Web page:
Cathy McGuirk, who stepped down after last season as Branford field hockey coach, received many coaching honors and awards during the 41 seasons she coached the Hornets.
Now, for the second time, she is being recognized nationally. McGuirk has been named to the National Field Hockey Coaches Association Hall of Fame. She will be inducted at the NFHCA awards dinner on Jan. 17, 2019 in Lake Mary, Fla. McGuirk was named National Field Hockey Coach of the Year in 1994.
“When I got the call I was humbled and surprised,” McGuirk said. “I was honored nationally with the National Coach of the Year award in 1994, but this one is something special. To get an award like this and be recognized from this group (NFHCA) is quite an honor.”
McGuirk ended her career with an overall record of 558-129-66-12. She leads all CIAC field hockey coaches with the most career wins. McGuirk’s teams won 17 regular-season league titles and won a SCC tournament title in 2016. Her teams qualified for the Class M tournament for the 40th straight season in 2017 and made 14 Class M championship appearances (won 10 titles).
The Hornets advanced as far as the Class M semifinals 29 times in the last 38 years. The 38 years is how long her husband John McGuirk served as her assistant coach. They celebrated their 50th anniversary in August.
“You receive an honor like this for what your teams did and what your players did over the years,” Cathy McGuirk said. “And it’s due to John, too. It’s not just me, it’s us because John has been right there with me.”
McGuirk has a long list of awards. She was selected a Register All-Area Coach of the Year twice. In addition to the NFHCA Hall of Fame, she has been inducted in six other hall of fames — Branford Education Hall of Fame, Branford Sports Hall of Fame, CHSCA Hall of Fame, New Agenda Northeast Sports Hall of Fame, Southern Connecticut Sports Hall of Fame and Connecticut Field Hockey Hall of Fame. She also received a Gold Key from the Connecticut Sports Writers Alliance in 2014.
Entering Tuesday’s games, Wilton, ranked No.4 in the state coaches poll, was one of five teams in the state to start the season 4-0. Second-year coach Elizabeth Pisko credits a combination of items for the success and in particular hard work.
“This year, my girls have been working hard not only on their actually skill sets but in building their relationships on and off the field,” Pisko said. “From the start, I wanted my girls to have a better understanding of who each other are as individual athletes. Just as students have preferred stronger learning styles in the classroom, which is important for others to know, athletes also have individualized playing styles that are crucial for both coaches and teammates to understand in order to better their level of play.”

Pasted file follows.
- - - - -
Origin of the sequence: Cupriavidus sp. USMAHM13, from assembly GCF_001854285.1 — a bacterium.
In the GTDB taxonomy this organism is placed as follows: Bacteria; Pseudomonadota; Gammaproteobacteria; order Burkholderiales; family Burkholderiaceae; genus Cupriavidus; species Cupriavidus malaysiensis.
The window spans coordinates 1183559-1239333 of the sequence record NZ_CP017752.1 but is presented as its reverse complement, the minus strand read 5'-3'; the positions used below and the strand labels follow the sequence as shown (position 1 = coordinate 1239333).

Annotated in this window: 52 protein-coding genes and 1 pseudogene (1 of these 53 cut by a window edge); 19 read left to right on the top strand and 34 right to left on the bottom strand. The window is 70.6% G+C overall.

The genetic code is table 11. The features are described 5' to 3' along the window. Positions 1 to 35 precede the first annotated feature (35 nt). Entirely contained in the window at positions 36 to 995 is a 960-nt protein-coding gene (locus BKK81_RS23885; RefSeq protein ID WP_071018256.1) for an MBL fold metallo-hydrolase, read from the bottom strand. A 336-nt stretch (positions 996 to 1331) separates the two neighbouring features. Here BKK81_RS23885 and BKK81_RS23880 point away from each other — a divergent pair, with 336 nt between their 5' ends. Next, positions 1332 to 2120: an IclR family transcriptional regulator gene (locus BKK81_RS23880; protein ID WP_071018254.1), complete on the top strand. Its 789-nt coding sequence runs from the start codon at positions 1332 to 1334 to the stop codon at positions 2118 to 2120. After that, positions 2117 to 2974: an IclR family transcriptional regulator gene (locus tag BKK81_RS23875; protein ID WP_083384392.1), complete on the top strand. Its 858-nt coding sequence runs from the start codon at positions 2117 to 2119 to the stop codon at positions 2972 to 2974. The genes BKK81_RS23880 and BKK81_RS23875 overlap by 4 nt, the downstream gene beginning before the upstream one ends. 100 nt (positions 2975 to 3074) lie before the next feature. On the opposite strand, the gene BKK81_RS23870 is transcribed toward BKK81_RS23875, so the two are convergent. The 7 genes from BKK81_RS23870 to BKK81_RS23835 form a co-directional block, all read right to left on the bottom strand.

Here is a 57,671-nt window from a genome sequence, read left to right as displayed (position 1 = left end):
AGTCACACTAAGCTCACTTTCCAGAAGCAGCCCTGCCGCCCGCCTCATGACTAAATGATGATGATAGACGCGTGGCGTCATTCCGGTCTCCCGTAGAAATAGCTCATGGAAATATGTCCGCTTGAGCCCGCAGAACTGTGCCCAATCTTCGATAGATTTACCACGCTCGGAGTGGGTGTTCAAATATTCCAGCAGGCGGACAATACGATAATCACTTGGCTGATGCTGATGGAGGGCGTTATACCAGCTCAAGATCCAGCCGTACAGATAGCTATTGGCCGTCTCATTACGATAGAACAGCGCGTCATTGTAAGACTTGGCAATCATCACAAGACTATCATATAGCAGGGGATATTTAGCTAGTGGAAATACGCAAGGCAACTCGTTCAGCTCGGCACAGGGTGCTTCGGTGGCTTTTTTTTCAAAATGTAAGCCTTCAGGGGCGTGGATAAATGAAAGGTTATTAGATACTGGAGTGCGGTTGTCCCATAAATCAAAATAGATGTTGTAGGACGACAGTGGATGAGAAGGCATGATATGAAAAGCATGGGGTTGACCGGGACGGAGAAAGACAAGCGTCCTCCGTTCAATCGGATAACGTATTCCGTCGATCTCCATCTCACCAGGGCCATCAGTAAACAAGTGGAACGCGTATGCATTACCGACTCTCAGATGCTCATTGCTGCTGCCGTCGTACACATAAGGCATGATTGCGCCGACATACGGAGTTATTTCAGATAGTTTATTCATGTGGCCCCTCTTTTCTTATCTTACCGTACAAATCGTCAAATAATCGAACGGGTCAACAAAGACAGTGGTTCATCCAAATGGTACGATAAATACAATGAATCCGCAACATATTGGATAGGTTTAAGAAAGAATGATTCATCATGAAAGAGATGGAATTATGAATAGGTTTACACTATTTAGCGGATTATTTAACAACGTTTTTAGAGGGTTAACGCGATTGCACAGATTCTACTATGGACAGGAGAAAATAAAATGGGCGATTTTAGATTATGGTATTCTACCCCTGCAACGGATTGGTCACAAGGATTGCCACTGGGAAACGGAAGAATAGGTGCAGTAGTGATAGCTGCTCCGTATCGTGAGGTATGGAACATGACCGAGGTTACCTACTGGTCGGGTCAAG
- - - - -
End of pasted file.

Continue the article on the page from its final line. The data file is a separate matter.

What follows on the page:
Pisko said working hard to improve the basics has enhanced her team’s level of play every day. Among some of the top offensive players on the team are forward Emma Rothkopf and midfielders Olivia Hahn and Robin Clasby. Among the leaders on defense are defenders Cassidy Costello and Kimberly Castano and goalie Megan Kaeyer.
“Our solid start gives us some momentum moving forward,” Pisko said. “We have a strong group of girls who are very coachable. They are in it for the love of the game and of course they want to win.”
Experience key for Cheshire
Entering Tuesday’s game against visiting Mercy, Cheshire coach Eileen Wildermann wasn’t surprised by the Rams’ 3-0 start. She did praise her team for overcoming some tough weather conditions to start the season.
“I’m pleased with our team’s ability to work through the very inconsistent start to this season that all teams have faced due to canceled practices from heat and a lot of rain,” Wildermann said. “Our team also worked well through the three very different playing styles we faced. New Canaan was our biggest challenge (2-0 win). They are incredibly talented and balanced. That was a big boost for us going forward in knowing where we stand.
“Our strength this season lies in our experience. We have a core group who have started for two or three years. Their knowledge and communication skills help the new starters and players adapt quickly to the game. The captains demand the absolute best from the team in a manner that showcases excellent leadership.”
While the Rams’ top offensive players Mikayla Crowley and Annie Eddy have impressed opponents, Wildermann is quick to point out the Rams’ experience and depth that complements those solid players. The depth on both ends of the field has led to the Rams outscoring their first three opponents 15-0.
“After each game, coaches have asked who are No. 3 (Crowley) and No. 24 (Eddy),” Wildermann said. “Their field play is dominant. In addition to those two, we have great experienced players like Jade Barnes (defender). She refuses to allow an opposing attacker to beat her.
“Our goalkeeper, Lexie Hemstock, has returned this season incredibly focused and aggressive and started with three shutouts. I actually would love to praise my entire lineup, but there isn’t enough room in your newspaper space to do that. Having a good start is always a positive, but once we play teams like Hand (Oct. 1, away), Guilford (Oct. 19, home) and Branford (Oct. 22, away), we will know where we stand better in the SCC and in the state.”
Westbrook field hockey coach Janet Dickey, who compiles and organizes the annual Coaches Top 10 Field Hockey Poll, has released the first one of the season. And surprise, surprise the FCIAC dominates the poll with four teams in the Top 10 — No. 1 Staples, No. 4 Wilton, No. 9 Darien and No. 10 Ridgefield. The SCC rounds out the top three teams with Hand at No. 2 and Cheshire at No. 3.